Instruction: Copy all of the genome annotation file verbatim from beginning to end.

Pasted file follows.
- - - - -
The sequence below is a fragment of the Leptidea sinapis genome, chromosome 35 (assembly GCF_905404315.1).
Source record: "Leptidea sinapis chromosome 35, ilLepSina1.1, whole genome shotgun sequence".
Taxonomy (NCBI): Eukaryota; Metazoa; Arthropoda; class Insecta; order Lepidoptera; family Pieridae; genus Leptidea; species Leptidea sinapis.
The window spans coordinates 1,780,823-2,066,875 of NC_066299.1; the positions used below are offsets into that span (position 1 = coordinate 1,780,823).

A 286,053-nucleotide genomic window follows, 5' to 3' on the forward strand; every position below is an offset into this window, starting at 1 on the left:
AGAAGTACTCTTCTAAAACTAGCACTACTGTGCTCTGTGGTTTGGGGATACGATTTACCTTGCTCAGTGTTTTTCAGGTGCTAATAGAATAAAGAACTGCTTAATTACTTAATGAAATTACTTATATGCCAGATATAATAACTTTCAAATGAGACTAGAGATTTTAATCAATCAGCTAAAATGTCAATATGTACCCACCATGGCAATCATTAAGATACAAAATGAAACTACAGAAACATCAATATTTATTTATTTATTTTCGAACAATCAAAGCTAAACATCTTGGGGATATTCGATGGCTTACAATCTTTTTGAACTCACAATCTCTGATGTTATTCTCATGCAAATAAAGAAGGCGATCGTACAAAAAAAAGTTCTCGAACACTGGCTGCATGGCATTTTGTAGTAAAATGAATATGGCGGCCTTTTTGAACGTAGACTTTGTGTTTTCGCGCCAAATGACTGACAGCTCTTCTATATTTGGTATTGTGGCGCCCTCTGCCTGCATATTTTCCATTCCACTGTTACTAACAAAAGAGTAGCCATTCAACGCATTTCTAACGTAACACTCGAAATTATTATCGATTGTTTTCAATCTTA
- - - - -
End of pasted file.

The sequence below is a fragment of the Leptidea sinapis genome, chromosome 35 (assembly GCF_905404315.1).
Source record: "Leptidea sinapis chromosome 35, ilLepSina1.1, whole genome shotgun sequence".
Taxonomy (NCBI): Eukaryota; Metazoa; Arthropoda; class Insecta; order Lepidoptera; family Pieridae; genus Leptidea; species Leptidea sinapis.
The window spans coordinates 1,780,823-2,066,875 of NC_066299.1; the positions used below are offsets into that span (position 1 = coordinate 1,780,823).

A 286,053-nucleotide genomic window follows, 5' to 3' on the forward strand; every position below is an offset into this window, starting at 1 on the left:
AGAAGTACTCTTCTAAAACTAGCACTACTGTGCTCTGTGGTTTGGGGATACGATTTACCTTGCTCAGTGTTTTTCAGGTGCTAATAGAATAAAGAACTGCTTAATTACTTAATGAAATTACTTATATGCCAGATATAATAACTTTCAAATGAGACTAGAGATTTTAATCAATCAGCTAAAATGTCAATATGTACCCACCATGGCAATCATTAAGATACAAAATGAAACTACAGAAACATCAATATTTATTTATTTATTTTCGAACAATCAAAGCTAAACATCTTGGGGATATTCGATGGCTTACAATCTTTTTGAACTCACAATCTCTGATGTTATTCTCATGCAAATAAAGAAGGCGATCGTACAAAAAAAAGTTCTCGAACACTGGCTGCATGGCATTTTGTAGTAAAATGAATATGGCGGCCTTTTTGAACGTAGACTTTGTGTTTTCGCGCCAAATGACTGACAGCTCTTCTATATTTGGTATTGTGGCGCCCTCTGCCTGCATATTTTCCATTCCACTGTTACTAACAAAAGAGTAGCCATTCAACGCATTTCTAACGTAACACTCGAAATTATTATCGATTGTTTTCAATCTTA